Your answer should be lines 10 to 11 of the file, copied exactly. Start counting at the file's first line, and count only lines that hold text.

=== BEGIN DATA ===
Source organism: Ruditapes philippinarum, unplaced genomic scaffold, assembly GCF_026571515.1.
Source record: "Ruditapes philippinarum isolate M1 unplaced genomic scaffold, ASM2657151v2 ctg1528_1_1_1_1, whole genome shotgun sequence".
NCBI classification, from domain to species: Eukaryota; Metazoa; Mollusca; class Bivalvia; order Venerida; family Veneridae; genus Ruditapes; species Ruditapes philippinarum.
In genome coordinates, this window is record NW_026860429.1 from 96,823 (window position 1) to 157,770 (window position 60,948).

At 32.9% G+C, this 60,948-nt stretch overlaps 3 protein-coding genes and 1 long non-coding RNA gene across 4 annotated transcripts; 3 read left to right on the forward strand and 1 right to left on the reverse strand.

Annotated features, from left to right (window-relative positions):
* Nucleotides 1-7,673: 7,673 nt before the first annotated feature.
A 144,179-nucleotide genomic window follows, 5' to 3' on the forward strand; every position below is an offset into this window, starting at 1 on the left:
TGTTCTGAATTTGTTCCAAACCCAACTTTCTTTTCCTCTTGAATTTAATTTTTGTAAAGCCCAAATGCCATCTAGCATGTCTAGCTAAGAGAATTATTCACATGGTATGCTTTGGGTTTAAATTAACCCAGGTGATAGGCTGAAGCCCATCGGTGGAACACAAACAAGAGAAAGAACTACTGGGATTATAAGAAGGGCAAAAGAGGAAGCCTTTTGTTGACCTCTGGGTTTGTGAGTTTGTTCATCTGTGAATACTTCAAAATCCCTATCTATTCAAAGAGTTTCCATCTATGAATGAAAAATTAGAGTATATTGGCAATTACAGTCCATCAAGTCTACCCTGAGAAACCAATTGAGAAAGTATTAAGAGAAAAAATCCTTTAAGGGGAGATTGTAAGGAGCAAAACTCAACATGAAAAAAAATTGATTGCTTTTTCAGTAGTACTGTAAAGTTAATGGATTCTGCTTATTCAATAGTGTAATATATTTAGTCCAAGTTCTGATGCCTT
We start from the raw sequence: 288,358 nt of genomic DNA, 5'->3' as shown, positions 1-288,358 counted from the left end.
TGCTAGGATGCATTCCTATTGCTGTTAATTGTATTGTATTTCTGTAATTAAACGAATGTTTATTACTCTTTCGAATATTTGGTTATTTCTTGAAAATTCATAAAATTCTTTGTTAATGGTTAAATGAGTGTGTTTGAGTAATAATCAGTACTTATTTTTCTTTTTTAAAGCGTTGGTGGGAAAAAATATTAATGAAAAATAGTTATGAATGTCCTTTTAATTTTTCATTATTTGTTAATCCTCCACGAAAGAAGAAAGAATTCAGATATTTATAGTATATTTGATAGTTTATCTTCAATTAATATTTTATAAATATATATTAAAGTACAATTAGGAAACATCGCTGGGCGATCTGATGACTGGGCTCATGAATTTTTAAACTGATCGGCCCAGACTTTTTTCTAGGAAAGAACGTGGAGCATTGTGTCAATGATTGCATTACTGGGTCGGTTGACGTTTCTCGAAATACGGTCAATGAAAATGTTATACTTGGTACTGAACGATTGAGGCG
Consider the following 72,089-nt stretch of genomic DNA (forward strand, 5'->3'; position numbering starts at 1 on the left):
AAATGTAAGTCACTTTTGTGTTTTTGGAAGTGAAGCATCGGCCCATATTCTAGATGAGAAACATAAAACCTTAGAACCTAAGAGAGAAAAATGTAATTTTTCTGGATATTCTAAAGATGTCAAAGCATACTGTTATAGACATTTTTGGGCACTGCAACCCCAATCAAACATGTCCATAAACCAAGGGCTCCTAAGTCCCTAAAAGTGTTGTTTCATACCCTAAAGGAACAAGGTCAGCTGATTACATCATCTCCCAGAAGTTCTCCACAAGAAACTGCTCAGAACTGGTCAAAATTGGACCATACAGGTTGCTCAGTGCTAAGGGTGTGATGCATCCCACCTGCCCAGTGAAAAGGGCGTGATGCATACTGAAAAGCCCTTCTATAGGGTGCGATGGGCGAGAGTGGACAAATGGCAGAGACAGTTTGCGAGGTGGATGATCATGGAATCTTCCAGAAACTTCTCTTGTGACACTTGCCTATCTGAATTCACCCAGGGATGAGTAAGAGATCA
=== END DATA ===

We start from the raw sequence: 288,358 nt of genomic DNA, 5'->3' as shown, positions 1-288,358 counted from the left end.
TGCTAGGATGCATTCCTATTGCTGTTAATTGTATTGTATTTCTGTAATTAAACGAATGTTTATTACTCTTTCGAATATTTGGTTATTTCTTGAAAATTCATAAAATTCTTTGTTAATGGTTAAATGAGTGTGTTTGAGTAATAATCAGTACTTATTTTTCTTTTTTAAAGCGTTGGTGGGAAAAAATATTAATGAAAAATAGTTATGAATGTCCTTTTAATTTTTCATTATTTGTTAATCCTCCACGAAAGAAGAAAGAATTCAGATATTTATAGTATATTTGATAGTTTATCTTCAATTAATATTTTATAAATATATATTAAAGTACAATTAGGAAACATCGCTGGGCGATCTGATGACTGGGCTCATGAATTTTTAAACTGATCGGCCCAGACTTTTTTCTAGGAAAGAACGTGGAGCATTGTGTCAATGATTGCATTACTGGGTCGGTTGACGTTTCTCGAAATACGGTCAATGAAAATGTTATACTTGGTACTGAACGATTGAGGCG